Some bridleways were gravel and dirt tracks, or wide forest tracks. Others were winding overgrown footpaths covered in rocks, roots and branches. on the latter, I did not have the skill to navigate them. One particularly narrow track had deep mud, a barbed-wire fence to one side and a huge amount of nettles to the other. Any fall would have ended very badly, so I decided to get off and push at that point.

I got chatting to someone before the race who said he had brought his cross bike and was going to avoid the trickiest terrain and stick mostly to roads and hard surfaces. I probably would have scored more points if I had done the same but as it was I made it to three controls. Not a total disaster given I got lost far more on the bike and ended up late to my kayak slot.


Everyone says that you need to engage your core when paddling or you will tire your arms out. For me, it was my quads that were screaming. I am not sure whether it was how I was sitting, or whether I am simply the first person ever to be too inflexible to kayak. Trying to master the basics, I made it 1500 metres down the canal without seeing any controls.

Luckily, on the way back I spotted two, with may have been the only two given the distance I managed. I felt a little more in control on the way back and I did not fall in the water, so definitely something I would do again.

The finish

Arriving at the kayak point late meant I only had 30 minutes to make it back to the finish. I stuck to roads on the way back and navigated without any problems, with a little careful checking of most junctions. I put my bike back into transition and sprinted for the finish line, crossing it with 72 seconds to spare!

In reality, I had more time than that as the kayak transition is deducted from your time but I wasn’t sure how much buffer I had when I finished. My score of 395 was good enough for 30th out of 59. Not too shabby for a first-timer and ultimately, I had fun, which was the aim of the race.

Kit list

If you want to see how I packed for the race, check out this kit video:

Summer Mile

Tuesday, July 6th, 2021 | Sport

While I have run 50-mile races before, I have never run a single mile as fast as I could. Given how many people at running club talk about the Summer Mile, I decided it was time to change that.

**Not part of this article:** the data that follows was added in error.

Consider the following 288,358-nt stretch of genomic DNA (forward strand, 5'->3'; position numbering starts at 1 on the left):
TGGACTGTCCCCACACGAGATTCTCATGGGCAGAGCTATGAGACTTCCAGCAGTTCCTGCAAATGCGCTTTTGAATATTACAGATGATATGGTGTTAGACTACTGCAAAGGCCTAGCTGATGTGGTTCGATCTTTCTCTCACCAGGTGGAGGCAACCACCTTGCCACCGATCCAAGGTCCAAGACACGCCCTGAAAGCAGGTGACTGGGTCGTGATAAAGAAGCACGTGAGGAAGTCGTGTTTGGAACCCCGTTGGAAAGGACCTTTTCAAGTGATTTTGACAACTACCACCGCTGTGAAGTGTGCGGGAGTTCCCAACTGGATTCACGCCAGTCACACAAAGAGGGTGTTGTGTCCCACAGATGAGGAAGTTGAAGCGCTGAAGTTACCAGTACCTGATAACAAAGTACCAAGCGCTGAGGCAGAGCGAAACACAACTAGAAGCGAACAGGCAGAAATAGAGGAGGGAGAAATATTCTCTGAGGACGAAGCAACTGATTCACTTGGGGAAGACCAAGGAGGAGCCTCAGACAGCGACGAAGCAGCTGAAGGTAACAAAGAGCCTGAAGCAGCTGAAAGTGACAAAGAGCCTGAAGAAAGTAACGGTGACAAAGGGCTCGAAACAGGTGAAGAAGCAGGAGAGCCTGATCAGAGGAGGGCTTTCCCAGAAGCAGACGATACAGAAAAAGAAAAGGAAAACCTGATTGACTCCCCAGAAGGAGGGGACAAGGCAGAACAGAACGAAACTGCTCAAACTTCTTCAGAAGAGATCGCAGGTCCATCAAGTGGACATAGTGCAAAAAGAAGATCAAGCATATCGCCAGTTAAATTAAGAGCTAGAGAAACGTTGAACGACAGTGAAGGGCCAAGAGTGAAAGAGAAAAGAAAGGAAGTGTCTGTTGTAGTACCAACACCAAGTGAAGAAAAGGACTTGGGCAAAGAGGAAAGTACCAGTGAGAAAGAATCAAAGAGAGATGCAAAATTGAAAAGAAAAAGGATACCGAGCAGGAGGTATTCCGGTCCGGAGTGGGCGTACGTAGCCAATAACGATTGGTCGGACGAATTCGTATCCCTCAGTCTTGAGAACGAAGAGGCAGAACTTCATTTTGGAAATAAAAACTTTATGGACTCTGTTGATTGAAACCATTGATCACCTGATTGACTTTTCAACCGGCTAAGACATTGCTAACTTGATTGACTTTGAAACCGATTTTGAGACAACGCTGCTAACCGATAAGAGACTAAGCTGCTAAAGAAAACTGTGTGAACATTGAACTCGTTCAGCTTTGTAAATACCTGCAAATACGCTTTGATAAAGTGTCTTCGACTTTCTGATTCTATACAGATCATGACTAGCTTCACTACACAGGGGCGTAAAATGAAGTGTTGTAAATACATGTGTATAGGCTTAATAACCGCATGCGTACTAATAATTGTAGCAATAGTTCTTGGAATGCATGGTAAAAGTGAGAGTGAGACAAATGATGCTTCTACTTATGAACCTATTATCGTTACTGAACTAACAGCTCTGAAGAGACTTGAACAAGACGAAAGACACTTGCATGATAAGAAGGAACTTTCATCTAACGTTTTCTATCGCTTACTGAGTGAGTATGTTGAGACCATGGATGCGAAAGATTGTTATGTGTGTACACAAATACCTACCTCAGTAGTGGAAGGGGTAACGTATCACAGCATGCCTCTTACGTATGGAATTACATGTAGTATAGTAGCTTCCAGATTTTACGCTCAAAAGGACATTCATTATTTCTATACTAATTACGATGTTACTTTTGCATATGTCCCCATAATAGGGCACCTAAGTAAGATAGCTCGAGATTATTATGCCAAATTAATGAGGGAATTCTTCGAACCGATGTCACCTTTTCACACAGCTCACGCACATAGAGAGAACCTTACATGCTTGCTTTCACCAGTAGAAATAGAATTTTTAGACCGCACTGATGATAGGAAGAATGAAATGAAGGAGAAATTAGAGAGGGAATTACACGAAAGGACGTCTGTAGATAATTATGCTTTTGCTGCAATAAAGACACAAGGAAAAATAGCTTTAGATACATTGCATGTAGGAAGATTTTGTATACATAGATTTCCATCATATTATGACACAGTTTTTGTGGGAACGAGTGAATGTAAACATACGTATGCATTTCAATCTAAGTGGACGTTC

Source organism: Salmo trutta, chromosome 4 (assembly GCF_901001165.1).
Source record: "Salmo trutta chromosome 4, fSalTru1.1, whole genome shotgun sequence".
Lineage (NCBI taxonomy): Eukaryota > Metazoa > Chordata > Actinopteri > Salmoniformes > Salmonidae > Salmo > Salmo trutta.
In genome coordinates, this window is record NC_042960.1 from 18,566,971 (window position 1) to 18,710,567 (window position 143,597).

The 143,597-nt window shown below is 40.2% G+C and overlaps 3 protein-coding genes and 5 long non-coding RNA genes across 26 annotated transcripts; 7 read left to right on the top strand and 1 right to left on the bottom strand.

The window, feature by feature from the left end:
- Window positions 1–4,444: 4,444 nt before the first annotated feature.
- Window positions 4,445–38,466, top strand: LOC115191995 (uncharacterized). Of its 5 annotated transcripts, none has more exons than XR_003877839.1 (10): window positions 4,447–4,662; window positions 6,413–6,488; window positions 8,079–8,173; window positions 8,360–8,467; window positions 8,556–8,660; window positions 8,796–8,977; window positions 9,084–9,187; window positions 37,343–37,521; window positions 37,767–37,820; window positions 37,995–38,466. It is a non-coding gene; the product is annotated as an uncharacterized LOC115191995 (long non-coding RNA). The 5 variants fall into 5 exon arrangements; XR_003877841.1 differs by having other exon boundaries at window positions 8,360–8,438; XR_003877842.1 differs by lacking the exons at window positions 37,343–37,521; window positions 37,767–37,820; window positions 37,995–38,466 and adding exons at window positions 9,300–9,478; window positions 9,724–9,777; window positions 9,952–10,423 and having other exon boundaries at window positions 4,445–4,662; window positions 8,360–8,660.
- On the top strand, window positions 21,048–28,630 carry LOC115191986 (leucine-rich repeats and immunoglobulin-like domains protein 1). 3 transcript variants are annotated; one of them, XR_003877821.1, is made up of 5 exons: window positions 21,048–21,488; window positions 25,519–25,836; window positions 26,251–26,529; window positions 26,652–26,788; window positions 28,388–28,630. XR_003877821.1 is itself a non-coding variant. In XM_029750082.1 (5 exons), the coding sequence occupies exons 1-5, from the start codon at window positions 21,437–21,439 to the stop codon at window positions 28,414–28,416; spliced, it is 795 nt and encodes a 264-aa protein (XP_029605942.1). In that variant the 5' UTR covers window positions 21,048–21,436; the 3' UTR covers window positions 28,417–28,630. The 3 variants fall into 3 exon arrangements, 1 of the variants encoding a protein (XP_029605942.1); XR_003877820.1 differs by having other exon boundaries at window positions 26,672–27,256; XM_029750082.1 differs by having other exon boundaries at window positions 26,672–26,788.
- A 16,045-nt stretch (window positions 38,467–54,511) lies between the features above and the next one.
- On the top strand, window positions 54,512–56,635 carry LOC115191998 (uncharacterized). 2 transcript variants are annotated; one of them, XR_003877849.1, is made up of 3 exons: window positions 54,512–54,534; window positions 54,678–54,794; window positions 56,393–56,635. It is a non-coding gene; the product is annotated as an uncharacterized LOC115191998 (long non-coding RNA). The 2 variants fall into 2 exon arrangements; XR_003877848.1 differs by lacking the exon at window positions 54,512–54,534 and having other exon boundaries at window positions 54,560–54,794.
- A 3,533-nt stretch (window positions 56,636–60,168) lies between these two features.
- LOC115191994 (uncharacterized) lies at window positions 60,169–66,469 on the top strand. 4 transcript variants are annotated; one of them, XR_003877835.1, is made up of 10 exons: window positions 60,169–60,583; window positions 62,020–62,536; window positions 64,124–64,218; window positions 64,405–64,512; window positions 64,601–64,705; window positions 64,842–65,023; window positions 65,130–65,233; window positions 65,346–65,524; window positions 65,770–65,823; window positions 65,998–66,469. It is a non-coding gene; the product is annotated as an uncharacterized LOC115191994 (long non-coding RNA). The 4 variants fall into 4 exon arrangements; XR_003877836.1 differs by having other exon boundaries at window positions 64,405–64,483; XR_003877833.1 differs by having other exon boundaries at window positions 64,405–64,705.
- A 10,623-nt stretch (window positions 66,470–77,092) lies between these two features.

Before the race, I suggested to Toby that I would like to try and hit six minutes. He said he had never managed such a time. This statement worried me quite a lot as Toby can run a marathon an hour faster than me. Luckily, he can now also run a mile much faster as he proved in a later heat.

I positioned myself near the back but soon found myself overtaking some of my fellow competitors and even found myself on the heels of JP by the one-kilometre point. In the end, I finished in:


That was gun time, my actual chip time was 5:36.3. I was really pleased as it was good enough for the 8th fastest Harrier (out of 40) and ahead of some of the runners I look up to in the club. With COVID, it’s difficult to know where everyone is at with training. I didn’t do any training for this, and indeed sandwiched it in a one-hour easy run that followed a 50-minute swim, but I don’t mean to suggest I wasn’t trying: I’m three weeks away from Outlaw so I’m in the best shape of my life. I know others haven’t been so lucky to stay motivated during lockdown.

A big thank you to everyone at the club and beyond who volunteered to make the event happen, especially Sam for organising. Thanks too to Anne for the photo.

Acceptance and Commitment Therapy course

Monday, July 5th, 2021 | News

Acceptance and Commitment Therapy (ACT) is a type of cognitive behavioural therapy that uses mindfulness and acceptance to help people change their lives. My new course introduces all of the key concepts, theory and techniques use in ACT.

You can get access to all of my psychology courses at Holbeck College or preview the course on Udemy. Or watch the video below.

White Rose Classic

Friday, July 2nd, 2021 | Sport

The White Rose Classic is an annual sportive organised by Ilkley Cycling Club. I chose to do the medium route but it was still a challenge: only 133 kilometres of riding but with over 2,300 metres of climbing along the way.

It took me six hours to get around the course. This divided into three parts. The first two hours were a sociable ride with other riders around as we headed over some familiar roads to Grassington. Most riders then split onto a different route and I didn’t see anyone else for an hour. This was lovely: the roads between Grassington and Settle are beautiful and I had them mostly to myself. The final two hours were hard. I was empty, despite munching my way through 2,000 kcals, and it was a case of getting my head down and suffering for the final 50 kilometres.

I was very pleased to get back, especially as they were serving hot food to all competitors. Nice preop for Outlaw in four weeks time. We did have timing chips but I am not sure what happened to those as they do not seem to have published any results, so I am using my Garmin edge for numbers.

Here is a comparison to the 2019 Tour de Yorkshire which had a similar profile.

Stat White Rose CLassic Tour de Yorkshire
Distance 132.71 km 123.24 km
Climbing 2,341 m 2,384 m
Moving time 5:46:39 6:21:44
Average moving speed 23.0 kph 19.4 kph

Also, I may have a new least favourite climb: High High Road out of the back of Settle goes up to 15%+ and then just stays there for ages. At least it made Lang Bar feel easy by comparison.